So there you are. The 9 types in a nutshell. Can you see how learning about the types could help you in your own self-exploration and also in your relationships with others?
I’ll bet you could see yourself in several of the types. Let me dive into the childhood wounds of the different 9 types as that helped me further identify my type.
I got this list on the web and can in no way take credit for the work of it. I also can’t find where I found it, as it’s a printed page I printed up ages ago. Suffice it to say, I am not the original author yet it helped me and I share with the hope it helps you!
Type One Childhood Wounds
Type one children felt heavily criticized, punished, or not good enough. Household rules may have felt inconsistent. As such, they became obsessed with being good and not making mistakes so as to avoid condemnation. The principal takeaway message for these children is you must always be better than you are.
Type Two Childhood Wounds
Type two children felt loved only if they were helping or pleasing others. Their personal needs felt selfish. As a result, they closed off their own needs and feelings and tuned into those of others. Love became defined as giving to others, though the love often didn’t feel received or reciprocated.
Type Three Childhood Wounds
Type three children felt rewarded only for what they did and how well they did it. Their wound is to their heart. Their feelings were discounted and ignored. The only thing that mattered was their performance and what they did. The principal takeaway message for these children is they were only as good as what they did.
Type Four Childhood Wounds
Type four children felt abandoned by one or both caretakers. They felt alone, cut off from the source of love for reasons they couldn’t understand. They were not seen and felt different than their parents. As a result, they turned inward to their feelings and imagination to cope in isolation. Their takeaway message was that they didn’t matter.
Type Five Childhood Wounds
Type five children either received no meaningful interaction and affection from caretakers or they had over-controlling parents. They felt exposed and defenceless and as a result, built walls around themselves and retreated into the mental realm. Their big takeaway is that they are alone and it is up to them to be capable and competent.
Type Six Childhood Wounds
Type six children were raised in an unpredictable situation with no safe place to go. Their core wound was to their trusting nature. They lost faith that they would ever be protected. As such, they turned to their own inner defence of doubting, disbelieving reality and rejecting their own instincts or inner guidance. Their big takeaway message is you don’t know what’s out there and you’re best off if you fear it all.
Type Seven Childhood Wounds
Type seven children were deprived of nurturing completely or it was removed too soon. They handled this lack by searching for distractions to minimize their fear and pain. They decided to focus on positive options and to rely on themselves to fulfill their desires. Their core fear is of being deprived or of being in emotional pain.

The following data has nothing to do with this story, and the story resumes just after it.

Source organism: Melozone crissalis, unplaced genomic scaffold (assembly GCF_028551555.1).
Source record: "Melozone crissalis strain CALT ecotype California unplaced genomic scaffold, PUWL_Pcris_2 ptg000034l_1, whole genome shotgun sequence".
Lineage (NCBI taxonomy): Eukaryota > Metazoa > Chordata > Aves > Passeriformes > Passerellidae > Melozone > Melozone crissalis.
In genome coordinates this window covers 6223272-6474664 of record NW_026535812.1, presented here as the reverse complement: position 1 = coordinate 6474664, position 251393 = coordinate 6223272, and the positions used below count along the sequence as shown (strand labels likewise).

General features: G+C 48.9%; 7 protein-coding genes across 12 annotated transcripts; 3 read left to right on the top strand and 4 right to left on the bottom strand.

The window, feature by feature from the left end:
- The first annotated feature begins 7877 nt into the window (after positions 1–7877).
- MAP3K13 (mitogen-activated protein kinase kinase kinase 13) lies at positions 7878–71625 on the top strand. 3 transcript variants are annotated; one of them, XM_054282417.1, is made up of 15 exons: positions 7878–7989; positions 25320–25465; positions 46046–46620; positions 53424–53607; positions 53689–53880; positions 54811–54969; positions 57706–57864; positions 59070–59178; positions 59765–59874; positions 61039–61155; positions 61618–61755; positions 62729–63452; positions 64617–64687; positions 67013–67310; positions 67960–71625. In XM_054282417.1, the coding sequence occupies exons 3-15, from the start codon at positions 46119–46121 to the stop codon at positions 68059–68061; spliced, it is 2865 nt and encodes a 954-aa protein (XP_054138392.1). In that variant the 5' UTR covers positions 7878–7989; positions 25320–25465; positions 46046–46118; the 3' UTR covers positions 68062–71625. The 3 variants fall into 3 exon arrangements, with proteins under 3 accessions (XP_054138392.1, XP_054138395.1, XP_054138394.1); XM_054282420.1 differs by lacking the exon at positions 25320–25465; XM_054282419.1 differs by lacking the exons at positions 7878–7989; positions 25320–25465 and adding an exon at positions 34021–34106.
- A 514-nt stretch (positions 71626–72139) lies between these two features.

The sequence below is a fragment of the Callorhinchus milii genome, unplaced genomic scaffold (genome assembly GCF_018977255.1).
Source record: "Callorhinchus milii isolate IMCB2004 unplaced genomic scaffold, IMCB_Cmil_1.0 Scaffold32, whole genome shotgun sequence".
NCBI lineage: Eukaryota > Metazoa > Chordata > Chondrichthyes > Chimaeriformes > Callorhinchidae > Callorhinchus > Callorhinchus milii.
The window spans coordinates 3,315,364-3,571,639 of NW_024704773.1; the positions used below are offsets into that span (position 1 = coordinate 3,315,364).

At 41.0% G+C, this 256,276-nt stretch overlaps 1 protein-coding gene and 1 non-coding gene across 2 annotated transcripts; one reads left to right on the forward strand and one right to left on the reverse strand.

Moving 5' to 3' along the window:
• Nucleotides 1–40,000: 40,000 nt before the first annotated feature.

Type Eight Childhood Wounds
Type 8 children often grew up in unsafe environments, emotionally and/or physically They had to mature too soon. They didn’t feel safe to show any vulnerability and may have felt controlled. Their physical and/or emotional weakness was used against them so they focused on building their strength. Their core fear is of being controlled.
Type Nine Childhood Wounds
Type nine children were overlooked and neglected in their families. They often felt unimportant and as if they wouldn’t be missed. Their core wound is to the core of their being. They were ignored or attacked for having needs and expressing themselves. They learned to keep a low profile and to focus on the needs of others. These children fear conflict and shy away from speaking up for their needs.
Aha….deep sign. There’s something about looking at what happened in our childhood and the childhoods of others that is quite heavy. The uplifting piece here is that, in learning about ourselves and our core motivators, we can heal and show up as our best selves.
These are the basics of the enneagram. There are 9 main types and yet, there are subtypes, wings, and many variations that are fun to dive into. I found this to be much more profound than any personality test or online quiz that I’ve taken before. This has helped me learn about the different aspects of myself, the light and the dark, in a way that I haven’t before. I’ve also benefited from learning more about how the different types show up when in strength and in weakness. I can spot traits in me and the others in my life. With that understanding, I am more mindful in my interactions with others and with myself. Consider this post, the last in the series on love and relationships, a final gift of love for you. Through learning about ourselves we grow closer to our inner warriors and core desires. As I’ve trumpeted many times on this blog, when we are living a life in alignment with our values, we feel more peace, ease, and life satisfaction. All core ingredients of living a life we love.
You matter to me warrior.
Please head to my Instagram or the warrior women Facebook group and share your takeaways from this episode. We’ll be chatting enneagram this week live in the community group and I’d love to see you in there.